Stephen Strasburg returned from his second stint on the Disabled List this season to throw four innings against the Philadelphia Phillies last week in Washington, D.C., giving up seven hits, a walk, and five earned runs, receiving no decision in what ended up an 8-7 win. It was his fastball velocity, which dropped as the outing went along, that raised concerns, after he suffered both shoulder and neck injuries that limited him to one start between June 8th and August 22nd.
He didn’t, however, have an explanation for the noticeable velo drop.
“I don’t really know,” Strasburg told reporters. “I mean I saw it too. I’d like to think that it’s — I don’t know if it’s rust, I think it’s just endurance. Hopefully that’s what it is.”
“I just thought he was tired,” manager Davey Martinez said.
“He came in after [the fourth] inning and we just said, ‘You’re done. You’re gassed.’ And he said, ‘Yeah.’ And I said, ‘Perfect. Nice job.’”
Taking on the Phillies again tonight in Citizens Bank Park, Strasburg tossed two scoreless to start the game, as the Nationals jumped out to a 2-0 lead, but two walks, a triple, and an RBI single in a 30-pitch third evened things up, 2-2.
Strasburg held the Phillies there as the Nats added two runs in the fourth and another in the sixth, 5-2, and he worked around a leadoff single by Wilson Ramos (with help from an assist by Adam Eaton, who cut the Philly catcher down at third on another hit), completing a quick, 11-pitch sixth that ended his outing after 99 pitches.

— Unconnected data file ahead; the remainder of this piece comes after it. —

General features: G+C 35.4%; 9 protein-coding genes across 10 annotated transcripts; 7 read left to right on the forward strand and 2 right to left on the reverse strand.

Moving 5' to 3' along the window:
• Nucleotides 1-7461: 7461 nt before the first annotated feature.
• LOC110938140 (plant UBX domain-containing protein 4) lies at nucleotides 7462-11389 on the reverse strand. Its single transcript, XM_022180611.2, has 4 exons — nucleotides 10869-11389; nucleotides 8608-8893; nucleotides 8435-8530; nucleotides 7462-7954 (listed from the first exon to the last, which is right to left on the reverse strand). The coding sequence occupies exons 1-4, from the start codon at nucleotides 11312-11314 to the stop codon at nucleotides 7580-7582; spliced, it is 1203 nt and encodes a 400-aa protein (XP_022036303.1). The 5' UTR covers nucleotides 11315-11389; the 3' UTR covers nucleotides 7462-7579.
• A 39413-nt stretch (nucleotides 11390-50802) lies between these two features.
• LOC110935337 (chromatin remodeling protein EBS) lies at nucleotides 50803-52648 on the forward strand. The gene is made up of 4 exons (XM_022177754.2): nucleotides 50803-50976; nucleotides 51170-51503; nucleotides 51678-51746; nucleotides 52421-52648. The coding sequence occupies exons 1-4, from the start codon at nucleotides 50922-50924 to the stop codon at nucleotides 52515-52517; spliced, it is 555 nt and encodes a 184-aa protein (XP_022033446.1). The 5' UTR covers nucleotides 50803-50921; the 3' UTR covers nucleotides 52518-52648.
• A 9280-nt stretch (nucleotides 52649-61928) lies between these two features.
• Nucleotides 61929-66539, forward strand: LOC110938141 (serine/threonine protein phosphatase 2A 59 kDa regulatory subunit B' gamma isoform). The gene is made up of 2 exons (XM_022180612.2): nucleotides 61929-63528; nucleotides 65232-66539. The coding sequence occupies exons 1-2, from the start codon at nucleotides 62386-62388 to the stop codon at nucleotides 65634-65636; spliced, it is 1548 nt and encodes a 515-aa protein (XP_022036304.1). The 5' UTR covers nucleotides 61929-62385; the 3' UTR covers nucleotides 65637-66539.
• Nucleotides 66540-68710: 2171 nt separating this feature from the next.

Stephen Strasburg’s Line: 6.0 IP, 5 H, 2 R, 2 ER, 3 BB, 5 Ks, 99 P, 56 S, 8/2 GO/FO.
His velocity was pretty much the same as his last start, 94-95 mph on his four-seamer, (avg. 95.4 in 2018) and 93-94 on his two-seamer/sinker (avg. 94.8).
Strasburg told reporters after the game that it was another step and a start to grow on.
“It was progress,” he said, as quoted by MASNSports.com’s Byron Kerr. “So, it’s just a matter of getting ready for the next one now.”
“I thought he was great,” Davey Martinez said. “He didn’t have his 96-97, but he pitched and that was really encouraging to see. He battled.”
The first-year skipper visited Strasburg on the mound with two down in the Phillies’ half of the sixth, but let the right-hander remain in the game to record the final out.
“I went out there — we wanted to keep him around 100 pitches, so I just went out there and asked him if he had one more hitter in him and he said, ‘Yeah, yeah. I’ll get you an out.’ I said, ‘Alright, here we go.’ So I’m proud to see him go out there and battle like that and get a win. That was a big win for him.”
It was Strasburg’s first win since May 27th, leaving him (7-7) after 16 starts, with a 4.15 ERA, 3.65 FIP, 25 walks (2.36 BB/9), and 111 Ks (10.48 K/9) in 95 1⁄3 IP.
Martinez was asked if he was concerned about the fact that in his first two starts back now, Strasburg hasn’t had his best stuff.
“I think it’s just more reps for him,” the Nationals’ manager said. “But he was very content that he went out there and like I said, he made some good pitches. His breaking ball was good, his changeup was good. So, like I said, he gave us exactly what we needed.”
Strasburg talked after the outing about making necessary adjustments against familiar opponents.
“There’s so many little things in the game that hitters try and pick up and stuff and you have to always look at, certain tendencies you do, and try not to do it,” Strasburg said, as quoted by MLB.com’s Jamal Colllier.
“Because they’re always looking for an advantage, trying to eliminate pitches.”
“He made some adjustments,” Martinez added. Strasburg made what he had work.
“When he needed to throw his fastball he did, but like I said his breaking ball was good and his changeup was good.”